|Rev. Darrell Berger
“Kristallnacht is November 9”
Rev. Darrell Berger, November 2014
Kristallnacht, which took place on Nov. 9, 1938, is often called the beginning of The Holocaust. This year it falls on a Sunday when I will not be present. UU’s, who often celebrate various holidays on the Jewish calendar, very seldom recognize this terrible event.
The list of evil, violence and injustice done that night ought to be unimaginable. But it is not. History shows that it was just the beginning of even larger events that would be even more unimaginable. Thousands of Jews were displaced, hundreds of synagogues and Jewish businesses destroyed. The night itself is called “Night of the Broken Glass,” after the many windows that were broken in Jewish neighborhoods in Germany and Austria.
There are a few aspects of that horror from which we might have something to learn. The destructive events were not legal, but the local authorities were instructed not to prevent them. There had been laws passed stripping Jews of some of their basic citizenship, and a great many more would soon follow. This immense evil was undertaken legally, in a democracy, by elected officials.
Also, at the time of Kristallnacht, Jews represented less than one percent of the population of Germany. They had no real power or electoral clout, despite constant propaganda to the contrary. They were no threat to anybody, except in the deranged minds of those who seized power.
The average German, in fact, even the average Nazi Party member, did not approve of Kristallnacht, let alone what followed. But some of this was hidden, and some, people chose not to see.
The “never again” approach has, I believe, been useful. It has not, however, prevented acts that, if not exactly the same, have been similar enough to shame us all. It is useful for Unitarian Universalists to understand not only the horror of evil intent and action, but also the complicity of complacency.
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Rev. Berger was born in Toledo, Ohio and attended Vanderbilt University and Divinity School. He has over 25 years experience as a UU minister, mostly serving on a full-time basis. He has served churches in North Carolina and Massachusetts.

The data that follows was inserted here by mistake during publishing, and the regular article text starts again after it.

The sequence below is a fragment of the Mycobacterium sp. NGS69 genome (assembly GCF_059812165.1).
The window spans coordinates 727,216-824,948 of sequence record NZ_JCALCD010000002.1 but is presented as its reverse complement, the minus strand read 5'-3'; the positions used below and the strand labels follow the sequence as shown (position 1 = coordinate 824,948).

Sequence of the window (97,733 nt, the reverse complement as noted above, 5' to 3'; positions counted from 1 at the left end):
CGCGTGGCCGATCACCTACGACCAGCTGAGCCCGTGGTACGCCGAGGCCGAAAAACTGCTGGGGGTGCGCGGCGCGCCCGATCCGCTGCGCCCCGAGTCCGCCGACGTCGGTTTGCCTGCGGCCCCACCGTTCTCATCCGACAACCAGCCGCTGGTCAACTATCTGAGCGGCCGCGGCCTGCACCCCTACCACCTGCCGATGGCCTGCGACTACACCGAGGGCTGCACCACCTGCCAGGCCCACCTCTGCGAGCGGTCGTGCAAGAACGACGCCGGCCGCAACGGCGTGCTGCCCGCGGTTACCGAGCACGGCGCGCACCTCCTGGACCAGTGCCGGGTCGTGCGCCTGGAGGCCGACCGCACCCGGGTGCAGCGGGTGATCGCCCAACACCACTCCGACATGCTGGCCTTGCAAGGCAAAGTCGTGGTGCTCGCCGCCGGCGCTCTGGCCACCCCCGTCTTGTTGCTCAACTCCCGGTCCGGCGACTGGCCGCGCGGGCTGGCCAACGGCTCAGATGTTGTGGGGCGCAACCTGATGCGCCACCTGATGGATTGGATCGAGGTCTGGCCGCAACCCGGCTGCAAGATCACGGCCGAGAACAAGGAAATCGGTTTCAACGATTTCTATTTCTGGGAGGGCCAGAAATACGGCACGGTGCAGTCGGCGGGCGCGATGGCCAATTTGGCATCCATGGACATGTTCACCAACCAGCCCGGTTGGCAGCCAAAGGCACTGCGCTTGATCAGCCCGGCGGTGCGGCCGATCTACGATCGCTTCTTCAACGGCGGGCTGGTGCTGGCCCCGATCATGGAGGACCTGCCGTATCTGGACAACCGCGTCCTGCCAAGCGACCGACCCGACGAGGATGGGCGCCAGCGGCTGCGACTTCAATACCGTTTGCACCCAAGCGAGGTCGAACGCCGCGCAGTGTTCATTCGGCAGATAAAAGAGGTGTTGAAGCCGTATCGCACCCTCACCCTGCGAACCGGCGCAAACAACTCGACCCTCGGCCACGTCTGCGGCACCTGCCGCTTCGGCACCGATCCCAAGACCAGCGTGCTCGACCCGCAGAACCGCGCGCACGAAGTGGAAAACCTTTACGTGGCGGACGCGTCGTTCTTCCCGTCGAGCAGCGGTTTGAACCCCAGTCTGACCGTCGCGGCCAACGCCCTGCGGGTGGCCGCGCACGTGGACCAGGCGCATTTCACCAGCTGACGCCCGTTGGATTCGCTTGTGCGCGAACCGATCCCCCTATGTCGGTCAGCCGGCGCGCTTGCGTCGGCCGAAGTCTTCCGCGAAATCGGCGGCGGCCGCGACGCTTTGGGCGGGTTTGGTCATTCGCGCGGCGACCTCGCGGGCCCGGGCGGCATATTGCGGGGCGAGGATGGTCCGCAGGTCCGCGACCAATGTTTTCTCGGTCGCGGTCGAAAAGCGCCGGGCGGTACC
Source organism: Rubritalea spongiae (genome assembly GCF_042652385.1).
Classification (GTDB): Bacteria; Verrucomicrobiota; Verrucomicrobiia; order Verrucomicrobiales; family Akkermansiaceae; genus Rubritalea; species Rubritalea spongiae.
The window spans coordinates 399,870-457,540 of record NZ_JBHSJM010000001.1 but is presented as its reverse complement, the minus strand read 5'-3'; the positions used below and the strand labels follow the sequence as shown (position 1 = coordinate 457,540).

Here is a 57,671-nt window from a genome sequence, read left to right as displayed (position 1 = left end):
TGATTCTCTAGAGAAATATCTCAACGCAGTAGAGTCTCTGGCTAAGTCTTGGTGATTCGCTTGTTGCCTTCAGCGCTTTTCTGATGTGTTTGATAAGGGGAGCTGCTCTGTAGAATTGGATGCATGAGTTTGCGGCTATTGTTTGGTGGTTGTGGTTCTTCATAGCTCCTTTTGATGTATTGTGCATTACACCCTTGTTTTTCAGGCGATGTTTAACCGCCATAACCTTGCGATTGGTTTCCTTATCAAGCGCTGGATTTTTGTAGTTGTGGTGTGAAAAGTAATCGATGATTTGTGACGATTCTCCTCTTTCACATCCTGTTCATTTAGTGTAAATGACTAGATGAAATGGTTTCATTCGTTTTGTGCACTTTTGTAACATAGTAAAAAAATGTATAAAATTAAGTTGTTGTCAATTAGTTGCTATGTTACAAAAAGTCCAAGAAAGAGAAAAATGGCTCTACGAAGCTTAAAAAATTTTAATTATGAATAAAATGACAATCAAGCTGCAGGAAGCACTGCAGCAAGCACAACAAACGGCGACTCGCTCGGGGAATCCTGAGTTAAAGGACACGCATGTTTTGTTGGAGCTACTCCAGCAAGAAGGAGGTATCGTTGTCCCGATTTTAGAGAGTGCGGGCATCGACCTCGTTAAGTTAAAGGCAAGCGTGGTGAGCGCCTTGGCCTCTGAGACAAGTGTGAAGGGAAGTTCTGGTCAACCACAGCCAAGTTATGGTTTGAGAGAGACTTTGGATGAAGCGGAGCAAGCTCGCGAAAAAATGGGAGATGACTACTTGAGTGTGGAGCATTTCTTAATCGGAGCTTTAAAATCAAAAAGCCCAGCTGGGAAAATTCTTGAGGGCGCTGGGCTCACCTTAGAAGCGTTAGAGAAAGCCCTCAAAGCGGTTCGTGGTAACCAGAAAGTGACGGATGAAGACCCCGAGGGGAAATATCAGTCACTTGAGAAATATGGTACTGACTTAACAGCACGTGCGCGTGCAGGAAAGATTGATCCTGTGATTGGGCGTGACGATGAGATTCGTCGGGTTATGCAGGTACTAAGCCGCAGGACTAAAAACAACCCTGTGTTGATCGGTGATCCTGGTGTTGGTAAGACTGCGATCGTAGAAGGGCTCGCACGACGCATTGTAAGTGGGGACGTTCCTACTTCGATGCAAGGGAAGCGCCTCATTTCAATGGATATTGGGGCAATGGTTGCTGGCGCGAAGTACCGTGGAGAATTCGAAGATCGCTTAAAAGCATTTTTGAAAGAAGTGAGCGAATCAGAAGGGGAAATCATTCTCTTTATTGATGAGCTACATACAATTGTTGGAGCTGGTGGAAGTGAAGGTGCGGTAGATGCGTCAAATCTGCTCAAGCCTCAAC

Closer to Staten Island he has served the Fourth Universalist Society in Manhattan and until now as a Halftime Consulting minister at the First Unitarian Universalist Church of Essex County in Orange, NJ. He has experience with smaller congregations and historical buildings.
"This will be the fourth congregation I've served with an historic church building," Rev. Berger said. "The task of ministry to the building and the congregation is the same: carefully maintain what still works and renovate what doesn't."
He enjoys preaching and his topics range widely, always returning to the central themes of social justice equality. "Theologically, I'm a Transcendentalist," Rev. Berger said. "Emerson used Buddhism and poetry to help realize an American spirituality that bends toward justice. I try to follow that path."
He is also an expert on baseball history and memorabilia and has co-written books with former players Roy White and Mitch Williams. He has been a featured speaker at the New York City Chapter of the Society for American Baseball Research (SABR), speaking on "Baseball Players as Human Beings."
He lives in Jersey City with his wife, two dogs and two cats.
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Contact Rev. Berger:
Church Office: 718-447-2204
Email: minister -at- uucsi.org
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